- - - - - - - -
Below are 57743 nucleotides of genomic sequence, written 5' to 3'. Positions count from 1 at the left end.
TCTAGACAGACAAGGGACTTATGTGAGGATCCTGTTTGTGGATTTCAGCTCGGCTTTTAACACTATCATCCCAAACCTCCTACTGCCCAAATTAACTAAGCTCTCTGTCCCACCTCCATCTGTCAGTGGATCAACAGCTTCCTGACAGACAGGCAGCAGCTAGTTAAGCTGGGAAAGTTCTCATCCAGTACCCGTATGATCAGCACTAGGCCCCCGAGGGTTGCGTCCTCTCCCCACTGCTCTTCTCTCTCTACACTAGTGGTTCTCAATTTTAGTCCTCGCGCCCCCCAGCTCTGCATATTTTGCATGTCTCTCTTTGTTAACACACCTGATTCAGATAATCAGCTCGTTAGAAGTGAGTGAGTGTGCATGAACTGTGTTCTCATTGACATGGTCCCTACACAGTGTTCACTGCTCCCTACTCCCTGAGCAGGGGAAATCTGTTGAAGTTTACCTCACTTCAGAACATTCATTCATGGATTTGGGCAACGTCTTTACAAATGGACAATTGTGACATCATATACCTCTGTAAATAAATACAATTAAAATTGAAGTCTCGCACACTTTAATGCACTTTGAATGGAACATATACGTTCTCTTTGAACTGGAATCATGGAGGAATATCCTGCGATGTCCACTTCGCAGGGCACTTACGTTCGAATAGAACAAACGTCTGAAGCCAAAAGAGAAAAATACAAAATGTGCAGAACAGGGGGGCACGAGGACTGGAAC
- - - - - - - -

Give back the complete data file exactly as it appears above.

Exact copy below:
Below are 57743 nucleotides of genomic sequence, written 5' to 3'. Positions count from 1 at the left end.
TCTAGACAGACAAGGGACTTATGTGAGGATCCTGTTTGTGGATTTCAGCTCGGCTTTTAACACTATCATCCCAAACCTCCTACTGCCCAAATTAACTAAGCTCTCTGTCCCACCTCCATCTGTCAGTGGATCAACAGCTTCCTGACAGACAGGCAGCAGCTAGTTAAGCTGGGAAAGTTCTCATCCAGTACCCGTATGATCAGCACTAGGCCCCCGAGGGTTGCGTCCTCTCCCCACTGCTCTTCTCTCTCTACACTAGTGGTTCTCAATTTTAGTCCTCGCGCCCCCCAGCTCTGCATATTTTGCATGTCTCTCTTTGTTAACACACCTGATTCAGATAATCAGCTCGTTAGAAGTGAGTGAGTGTGCATGAACTGTGTTCTCATTGACATGGTCCCTACACAGTGTTCACTGCTCCCTACTCCCTGAGCAGGGGAAATCTGTTGAAGTTTACCTCACTTCAGAACATTCATTCATGGATTTGGGCAACGTCTTTACAAATGGACAATTGTGACATCATATACCTCTGTAAATAAATACAATTAAAATTGAAGTCTCGCACACTTTAATGCACTTTGAATGGAACATATACGTTCTCTTTGAACTGGAATCATGGAGGAATATCCTGCGATGTCCACTTCGCAGGGCACTTACGTTCGAATAGAACAAACGTCTGAAGCCAAAAGAGAAAAATACAAAATGTGCAGAACAGGGGGGCACGAGGACTGGAAC